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Tools, methods and exercises

Interdisciplinary research competence self-assessment tool

Being able to effectively engage in interdisciplinary research requires a diverse set of skills. This self-assessment will provide you with a way to reflect on your competences, determine where your strengths and weaknesses are, and help you to set personal goals about competences that you may want to improve.
We have developed this tool for CUCo fellows and others. We invite you and your fellow team members to make use of this self-assessment both individually and collectively early on in the collective research journey. Fill out the self-assessment on your own and then use it as a point of departure for spurring discussion, collective reflection and action within your team.

Utrecht University: attitudes and skills for interdisciplinary learning

This rubric is insightful for understanding the attitude and skills that are key to doing interdisciplinary research. Though it includes assessment criteria, it serves beyond the purpose of assessment. At CUCo we have used it as a base for the design of our Spark learning journey and its learning goals.
“It includes seven categories which we consider as the most important for interdisciplinary learning: (1) Disciplinary grounding, (2) Perspective taking, (3) Common ground & Integration, (4) Critical Reflection (5) Collaboration, (6) Communication, (7) Adaptability and creativity. The first three are typical learning goals in interdisciplinary learning, while the last four are competencies or general academic skills that are however vital for interdisciplinary work.”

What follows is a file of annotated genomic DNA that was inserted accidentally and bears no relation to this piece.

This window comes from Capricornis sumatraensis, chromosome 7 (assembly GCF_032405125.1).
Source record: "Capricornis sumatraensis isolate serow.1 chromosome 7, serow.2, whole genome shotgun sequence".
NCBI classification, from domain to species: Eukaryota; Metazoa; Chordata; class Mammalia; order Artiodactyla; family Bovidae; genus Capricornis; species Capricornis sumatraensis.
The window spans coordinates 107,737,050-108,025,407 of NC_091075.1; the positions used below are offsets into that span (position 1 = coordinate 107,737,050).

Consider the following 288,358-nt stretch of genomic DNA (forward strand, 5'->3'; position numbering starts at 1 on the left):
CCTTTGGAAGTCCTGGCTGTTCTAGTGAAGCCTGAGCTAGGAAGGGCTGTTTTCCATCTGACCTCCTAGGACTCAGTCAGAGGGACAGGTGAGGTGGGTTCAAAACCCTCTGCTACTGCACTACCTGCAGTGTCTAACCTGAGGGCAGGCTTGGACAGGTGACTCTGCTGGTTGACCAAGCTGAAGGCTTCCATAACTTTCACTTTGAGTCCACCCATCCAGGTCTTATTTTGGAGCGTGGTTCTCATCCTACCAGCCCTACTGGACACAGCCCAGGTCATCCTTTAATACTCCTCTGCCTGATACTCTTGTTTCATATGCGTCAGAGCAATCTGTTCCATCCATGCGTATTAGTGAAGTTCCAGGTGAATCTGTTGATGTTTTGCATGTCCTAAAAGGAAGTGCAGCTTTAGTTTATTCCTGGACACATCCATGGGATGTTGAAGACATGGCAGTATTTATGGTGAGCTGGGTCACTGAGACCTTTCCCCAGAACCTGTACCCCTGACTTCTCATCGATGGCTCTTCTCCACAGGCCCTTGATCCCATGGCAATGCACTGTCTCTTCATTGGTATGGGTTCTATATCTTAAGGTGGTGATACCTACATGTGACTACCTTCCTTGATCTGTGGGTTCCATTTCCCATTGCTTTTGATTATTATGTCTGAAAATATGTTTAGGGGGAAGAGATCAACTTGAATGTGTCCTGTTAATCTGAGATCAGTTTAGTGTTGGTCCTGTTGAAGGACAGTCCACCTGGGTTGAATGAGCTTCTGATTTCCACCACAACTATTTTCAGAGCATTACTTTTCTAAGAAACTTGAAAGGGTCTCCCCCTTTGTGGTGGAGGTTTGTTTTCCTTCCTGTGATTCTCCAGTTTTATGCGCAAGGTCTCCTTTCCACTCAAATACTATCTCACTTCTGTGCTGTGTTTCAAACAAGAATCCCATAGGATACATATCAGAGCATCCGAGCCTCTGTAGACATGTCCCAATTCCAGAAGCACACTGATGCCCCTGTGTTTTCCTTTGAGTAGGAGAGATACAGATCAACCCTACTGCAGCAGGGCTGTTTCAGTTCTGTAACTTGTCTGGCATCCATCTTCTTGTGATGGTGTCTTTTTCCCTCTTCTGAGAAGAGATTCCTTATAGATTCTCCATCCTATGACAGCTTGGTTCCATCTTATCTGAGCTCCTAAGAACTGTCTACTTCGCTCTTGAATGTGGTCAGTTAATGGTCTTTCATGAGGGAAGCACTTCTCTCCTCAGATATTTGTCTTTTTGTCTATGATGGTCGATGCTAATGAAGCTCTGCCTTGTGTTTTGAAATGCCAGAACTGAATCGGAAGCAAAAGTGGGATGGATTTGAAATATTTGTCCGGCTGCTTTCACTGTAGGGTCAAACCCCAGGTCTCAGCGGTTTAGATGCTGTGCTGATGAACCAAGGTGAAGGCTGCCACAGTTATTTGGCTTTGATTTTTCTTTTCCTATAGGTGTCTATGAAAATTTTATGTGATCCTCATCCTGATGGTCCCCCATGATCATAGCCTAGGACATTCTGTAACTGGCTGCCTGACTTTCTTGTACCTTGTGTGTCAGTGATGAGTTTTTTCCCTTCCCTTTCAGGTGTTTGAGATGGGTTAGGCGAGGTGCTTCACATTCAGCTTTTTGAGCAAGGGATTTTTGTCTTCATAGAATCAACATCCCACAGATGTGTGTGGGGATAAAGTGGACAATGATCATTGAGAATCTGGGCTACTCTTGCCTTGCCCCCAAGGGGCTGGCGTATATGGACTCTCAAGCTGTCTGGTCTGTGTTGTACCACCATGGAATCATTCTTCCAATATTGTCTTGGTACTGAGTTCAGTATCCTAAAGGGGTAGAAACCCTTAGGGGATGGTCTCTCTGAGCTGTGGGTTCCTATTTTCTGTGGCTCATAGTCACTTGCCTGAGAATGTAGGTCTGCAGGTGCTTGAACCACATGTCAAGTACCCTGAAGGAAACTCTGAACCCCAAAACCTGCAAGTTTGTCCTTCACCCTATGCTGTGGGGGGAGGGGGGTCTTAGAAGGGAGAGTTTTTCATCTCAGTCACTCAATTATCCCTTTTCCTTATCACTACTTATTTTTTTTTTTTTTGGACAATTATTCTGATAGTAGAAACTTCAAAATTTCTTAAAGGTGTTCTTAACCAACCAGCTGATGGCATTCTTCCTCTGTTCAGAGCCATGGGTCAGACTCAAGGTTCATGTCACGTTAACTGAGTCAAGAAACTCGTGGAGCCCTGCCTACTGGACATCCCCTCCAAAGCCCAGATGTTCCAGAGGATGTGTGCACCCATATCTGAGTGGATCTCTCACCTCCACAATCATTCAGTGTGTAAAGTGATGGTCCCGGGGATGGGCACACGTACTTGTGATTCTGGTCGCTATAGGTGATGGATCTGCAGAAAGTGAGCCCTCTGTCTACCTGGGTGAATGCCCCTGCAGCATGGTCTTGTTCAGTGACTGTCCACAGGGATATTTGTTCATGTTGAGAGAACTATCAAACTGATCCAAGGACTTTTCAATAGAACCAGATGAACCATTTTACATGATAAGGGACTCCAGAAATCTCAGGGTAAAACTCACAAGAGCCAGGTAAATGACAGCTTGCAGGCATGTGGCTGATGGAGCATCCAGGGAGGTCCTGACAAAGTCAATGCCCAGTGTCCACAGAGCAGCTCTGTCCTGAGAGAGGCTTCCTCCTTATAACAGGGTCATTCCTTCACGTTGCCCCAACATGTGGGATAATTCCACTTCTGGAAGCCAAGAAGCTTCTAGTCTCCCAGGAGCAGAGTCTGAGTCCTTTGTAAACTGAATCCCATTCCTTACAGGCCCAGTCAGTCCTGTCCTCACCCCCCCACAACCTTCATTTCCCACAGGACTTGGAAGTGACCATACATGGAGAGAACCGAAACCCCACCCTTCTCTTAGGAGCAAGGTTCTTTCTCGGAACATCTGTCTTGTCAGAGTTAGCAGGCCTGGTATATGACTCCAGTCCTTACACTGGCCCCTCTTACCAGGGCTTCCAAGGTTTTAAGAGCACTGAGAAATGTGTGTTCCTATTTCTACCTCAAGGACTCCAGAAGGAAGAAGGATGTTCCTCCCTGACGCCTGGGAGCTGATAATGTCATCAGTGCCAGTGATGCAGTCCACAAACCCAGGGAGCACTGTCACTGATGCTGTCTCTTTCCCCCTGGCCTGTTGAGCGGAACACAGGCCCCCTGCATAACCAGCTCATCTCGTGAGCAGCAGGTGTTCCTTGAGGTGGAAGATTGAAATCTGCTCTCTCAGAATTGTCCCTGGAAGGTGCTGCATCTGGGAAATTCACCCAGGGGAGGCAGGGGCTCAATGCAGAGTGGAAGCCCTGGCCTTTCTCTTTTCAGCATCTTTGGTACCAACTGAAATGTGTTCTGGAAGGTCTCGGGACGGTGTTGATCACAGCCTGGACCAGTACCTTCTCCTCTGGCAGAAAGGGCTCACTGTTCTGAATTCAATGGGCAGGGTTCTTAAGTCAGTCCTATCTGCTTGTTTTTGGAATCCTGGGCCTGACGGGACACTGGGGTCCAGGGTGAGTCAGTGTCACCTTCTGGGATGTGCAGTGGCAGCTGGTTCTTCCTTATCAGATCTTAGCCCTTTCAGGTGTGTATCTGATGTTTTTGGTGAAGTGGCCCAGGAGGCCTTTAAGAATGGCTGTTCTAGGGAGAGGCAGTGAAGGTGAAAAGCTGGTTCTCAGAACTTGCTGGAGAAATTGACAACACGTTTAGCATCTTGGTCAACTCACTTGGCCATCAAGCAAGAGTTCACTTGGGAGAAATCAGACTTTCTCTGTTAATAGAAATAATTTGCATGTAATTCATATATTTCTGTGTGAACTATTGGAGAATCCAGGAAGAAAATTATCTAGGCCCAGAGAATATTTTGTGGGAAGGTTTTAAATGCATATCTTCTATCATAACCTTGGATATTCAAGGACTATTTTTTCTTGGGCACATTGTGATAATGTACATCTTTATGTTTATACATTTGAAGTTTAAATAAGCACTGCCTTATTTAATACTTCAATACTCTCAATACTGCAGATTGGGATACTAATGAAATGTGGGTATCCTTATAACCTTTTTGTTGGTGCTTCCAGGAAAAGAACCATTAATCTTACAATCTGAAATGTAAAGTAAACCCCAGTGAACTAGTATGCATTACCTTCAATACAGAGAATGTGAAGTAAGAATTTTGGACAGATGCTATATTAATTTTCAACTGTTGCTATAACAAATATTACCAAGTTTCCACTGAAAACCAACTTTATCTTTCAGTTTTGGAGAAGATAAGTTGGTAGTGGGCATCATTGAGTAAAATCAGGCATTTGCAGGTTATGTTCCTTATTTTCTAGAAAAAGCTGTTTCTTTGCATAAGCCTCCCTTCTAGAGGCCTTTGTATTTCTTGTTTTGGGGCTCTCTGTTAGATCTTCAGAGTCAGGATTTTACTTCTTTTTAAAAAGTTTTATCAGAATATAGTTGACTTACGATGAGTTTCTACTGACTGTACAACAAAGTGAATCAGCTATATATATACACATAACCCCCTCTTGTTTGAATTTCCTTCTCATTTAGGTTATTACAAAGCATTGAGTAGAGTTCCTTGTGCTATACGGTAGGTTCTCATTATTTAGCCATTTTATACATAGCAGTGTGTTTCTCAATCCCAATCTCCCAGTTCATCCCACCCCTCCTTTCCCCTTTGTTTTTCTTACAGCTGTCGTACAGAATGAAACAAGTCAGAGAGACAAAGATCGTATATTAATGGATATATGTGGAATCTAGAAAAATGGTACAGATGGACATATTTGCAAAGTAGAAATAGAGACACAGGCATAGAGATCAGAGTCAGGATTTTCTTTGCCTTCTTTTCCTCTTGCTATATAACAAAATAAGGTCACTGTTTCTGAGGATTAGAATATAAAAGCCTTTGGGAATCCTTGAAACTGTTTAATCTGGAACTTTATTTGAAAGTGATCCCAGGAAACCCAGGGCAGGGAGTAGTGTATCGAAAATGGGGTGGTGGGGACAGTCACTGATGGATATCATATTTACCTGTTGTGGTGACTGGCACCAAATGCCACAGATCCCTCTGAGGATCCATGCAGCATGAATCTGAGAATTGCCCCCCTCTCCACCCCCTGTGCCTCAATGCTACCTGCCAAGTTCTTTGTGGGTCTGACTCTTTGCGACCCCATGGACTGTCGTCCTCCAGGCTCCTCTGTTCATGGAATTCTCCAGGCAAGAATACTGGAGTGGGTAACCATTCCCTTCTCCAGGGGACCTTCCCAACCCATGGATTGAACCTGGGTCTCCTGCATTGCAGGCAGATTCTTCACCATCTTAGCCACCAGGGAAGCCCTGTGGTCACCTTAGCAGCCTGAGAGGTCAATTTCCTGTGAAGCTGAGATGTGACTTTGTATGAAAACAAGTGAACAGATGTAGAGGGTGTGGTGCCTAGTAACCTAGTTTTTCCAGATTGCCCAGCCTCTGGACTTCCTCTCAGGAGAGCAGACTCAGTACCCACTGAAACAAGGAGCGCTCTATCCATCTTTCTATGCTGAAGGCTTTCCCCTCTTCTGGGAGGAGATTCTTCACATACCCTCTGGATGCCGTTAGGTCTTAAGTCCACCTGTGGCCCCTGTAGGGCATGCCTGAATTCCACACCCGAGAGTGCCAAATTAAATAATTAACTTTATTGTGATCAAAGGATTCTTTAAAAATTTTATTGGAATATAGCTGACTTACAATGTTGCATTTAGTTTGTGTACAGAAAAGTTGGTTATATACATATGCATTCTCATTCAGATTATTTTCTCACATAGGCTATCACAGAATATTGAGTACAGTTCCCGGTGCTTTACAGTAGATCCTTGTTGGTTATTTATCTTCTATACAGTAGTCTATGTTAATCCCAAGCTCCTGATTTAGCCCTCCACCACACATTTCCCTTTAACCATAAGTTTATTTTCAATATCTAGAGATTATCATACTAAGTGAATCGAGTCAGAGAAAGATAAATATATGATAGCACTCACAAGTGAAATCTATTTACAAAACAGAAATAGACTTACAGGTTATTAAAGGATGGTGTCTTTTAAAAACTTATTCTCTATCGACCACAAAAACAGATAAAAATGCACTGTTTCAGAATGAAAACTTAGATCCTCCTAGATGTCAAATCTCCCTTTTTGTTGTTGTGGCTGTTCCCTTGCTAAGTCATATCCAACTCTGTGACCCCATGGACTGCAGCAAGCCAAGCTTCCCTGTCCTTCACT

Methods & exercises


Composed by SUSPLACE Innovative Training Network

Creative methods that support new perspectives and new possibilities

We are a collective of practitioners and researchers exploring how creative methods can support deep change towards just and ecological cultures. We advocate for anti-racism and for deep sustainability whenever possible in our work and in our lives.

We are interested in how people can better access deep time perspectives, attentiveness, diversity and inclusion, complexity thinking, and expanded spheres of empathy and caring, including the ecological world.”

New Metaphors

New Metaphors has been developed by the Imaginaries Lab (led by CUCo fellow Dan Lockton). It’s is a set of 150 cards and a number of simple, fun workshop formats.

These enable idea generation and new ways of thinking about issues creatively, from specific problems within an interaction design team or organisational context, to much larger questions about our collective futures and our relationships with the planet, to personal reflection.